Smile Politely

Walking and waving in C-U

I walked my son to school earlier this week. It was one of those bright, sunshiny mornings that clears out worries of depression and war and pandemic, and makes everyone glad just to be alive and present in the world.

This is probably what accounts for no fewer than three people merrily honking and waving at us as they drove past. The first was a good friend on her way to work, the second a long-time babysitter (who even rolled down the window to yell at us — ah, the enthusiasm of youth) and the third was the mom of one of my kid’s friends. This isn’t terribly unusual, as it did not even include a friend from church who uses this route to work and often waves at us along the way.

The purpose of this article is not to impress you with how popular I am. If you are impressed by this, you need to get out more. Or live with three children all going different directions, plus a wife that seems to know half the town.

No, the purpose here is to contrast this with my experience living in the Baltimore-Washington area in the late 1980s. I knew a lot of people then too, but that region contains such a vast sea of humanity that it is very rare to run into people you know in public. It happened to me exactly once in the five years I lived there.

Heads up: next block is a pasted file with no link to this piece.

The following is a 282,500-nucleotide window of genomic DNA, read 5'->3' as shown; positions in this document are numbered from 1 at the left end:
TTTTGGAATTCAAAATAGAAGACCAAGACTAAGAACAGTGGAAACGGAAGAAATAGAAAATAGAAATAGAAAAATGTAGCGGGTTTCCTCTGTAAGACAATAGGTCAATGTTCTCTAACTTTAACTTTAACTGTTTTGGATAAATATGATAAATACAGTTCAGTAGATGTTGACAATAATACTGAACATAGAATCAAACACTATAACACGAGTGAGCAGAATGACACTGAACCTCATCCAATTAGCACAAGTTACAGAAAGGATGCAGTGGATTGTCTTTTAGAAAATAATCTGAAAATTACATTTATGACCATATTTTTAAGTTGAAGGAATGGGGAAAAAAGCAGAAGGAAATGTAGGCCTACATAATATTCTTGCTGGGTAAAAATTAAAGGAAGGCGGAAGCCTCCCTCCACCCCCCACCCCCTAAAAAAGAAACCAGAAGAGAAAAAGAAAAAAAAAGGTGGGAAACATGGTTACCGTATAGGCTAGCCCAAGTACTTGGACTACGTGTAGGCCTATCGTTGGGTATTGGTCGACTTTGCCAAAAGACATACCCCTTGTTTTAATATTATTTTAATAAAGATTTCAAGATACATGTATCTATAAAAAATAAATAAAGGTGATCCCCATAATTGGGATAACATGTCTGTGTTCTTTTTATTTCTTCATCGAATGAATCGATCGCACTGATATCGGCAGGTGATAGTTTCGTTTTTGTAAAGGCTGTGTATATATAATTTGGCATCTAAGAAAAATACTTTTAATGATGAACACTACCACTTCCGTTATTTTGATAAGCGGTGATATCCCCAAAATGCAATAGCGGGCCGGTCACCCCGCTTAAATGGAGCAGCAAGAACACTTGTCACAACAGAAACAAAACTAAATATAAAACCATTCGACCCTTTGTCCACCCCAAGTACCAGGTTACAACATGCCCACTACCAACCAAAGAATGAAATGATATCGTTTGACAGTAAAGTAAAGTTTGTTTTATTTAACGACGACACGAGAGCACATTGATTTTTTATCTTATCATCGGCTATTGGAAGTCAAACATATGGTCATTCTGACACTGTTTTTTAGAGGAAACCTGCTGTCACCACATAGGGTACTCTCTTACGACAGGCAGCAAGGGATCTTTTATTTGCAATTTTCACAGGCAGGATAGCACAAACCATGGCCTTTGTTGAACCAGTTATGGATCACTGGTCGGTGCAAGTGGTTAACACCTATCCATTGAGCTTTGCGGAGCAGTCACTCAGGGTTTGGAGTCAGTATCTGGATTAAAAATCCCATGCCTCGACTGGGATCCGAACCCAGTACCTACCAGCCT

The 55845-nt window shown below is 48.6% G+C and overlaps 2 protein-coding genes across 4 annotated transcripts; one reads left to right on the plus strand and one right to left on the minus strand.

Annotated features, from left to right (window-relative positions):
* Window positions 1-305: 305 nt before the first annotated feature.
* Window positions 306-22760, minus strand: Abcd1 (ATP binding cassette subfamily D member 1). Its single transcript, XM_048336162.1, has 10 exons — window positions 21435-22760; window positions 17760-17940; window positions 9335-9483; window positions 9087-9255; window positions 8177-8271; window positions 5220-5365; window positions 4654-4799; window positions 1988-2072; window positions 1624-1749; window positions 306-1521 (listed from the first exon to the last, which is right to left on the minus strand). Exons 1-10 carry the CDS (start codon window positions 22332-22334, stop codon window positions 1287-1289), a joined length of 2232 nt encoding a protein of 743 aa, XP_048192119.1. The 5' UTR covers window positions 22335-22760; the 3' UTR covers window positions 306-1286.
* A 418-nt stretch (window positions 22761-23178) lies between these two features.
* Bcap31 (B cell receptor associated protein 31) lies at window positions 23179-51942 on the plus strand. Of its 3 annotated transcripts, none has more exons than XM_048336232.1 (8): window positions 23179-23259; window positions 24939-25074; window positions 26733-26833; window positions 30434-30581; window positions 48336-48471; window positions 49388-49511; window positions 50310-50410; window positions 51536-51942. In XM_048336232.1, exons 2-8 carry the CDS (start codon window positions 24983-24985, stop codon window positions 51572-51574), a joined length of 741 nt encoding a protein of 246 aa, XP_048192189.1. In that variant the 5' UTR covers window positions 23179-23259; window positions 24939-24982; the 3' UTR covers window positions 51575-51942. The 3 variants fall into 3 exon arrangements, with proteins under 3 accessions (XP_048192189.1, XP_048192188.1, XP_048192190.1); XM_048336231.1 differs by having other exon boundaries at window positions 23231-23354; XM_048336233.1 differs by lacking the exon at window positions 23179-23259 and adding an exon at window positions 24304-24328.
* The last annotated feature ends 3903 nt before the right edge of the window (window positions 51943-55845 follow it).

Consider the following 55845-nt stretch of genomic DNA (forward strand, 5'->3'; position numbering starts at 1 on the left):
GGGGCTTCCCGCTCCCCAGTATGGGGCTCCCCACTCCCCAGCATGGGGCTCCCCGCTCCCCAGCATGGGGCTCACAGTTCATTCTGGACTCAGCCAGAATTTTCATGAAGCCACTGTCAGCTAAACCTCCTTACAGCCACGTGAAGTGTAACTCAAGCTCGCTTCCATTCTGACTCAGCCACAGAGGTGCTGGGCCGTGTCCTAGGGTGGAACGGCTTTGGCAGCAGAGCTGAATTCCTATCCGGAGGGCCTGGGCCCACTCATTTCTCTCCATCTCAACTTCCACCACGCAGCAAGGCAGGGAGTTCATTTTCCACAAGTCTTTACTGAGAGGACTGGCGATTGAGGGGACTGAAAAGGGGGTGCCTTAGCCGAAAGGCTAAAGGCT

I remember it clearly, because it was so unusual — I saw some guy I barely knew from work shopping at the Laurel Mall. We were both astounded that such a thing could happen. In fact, given that this year I saw two C-U families I knew at Epcot during spring break, the math indicates that it is twice as hard to find someone you know in Baltimore or Washington over a five year period as to find someone you know at Epcot in a single day. Finding someone in Maryland is like randomly putting your hand into a beach of sand and coming out with a ring you lost last year

And yet, after almost 20 years of living in Champaign-Urbana, I can’t proverbially swing a proverbially dead cat without running into someone I know at the Farmer’s Market or Krannert or the library. Granted, this data sample may be skewed, since the same people all go to these same places. But still. It’s become so natural that I hardly think about it anymore.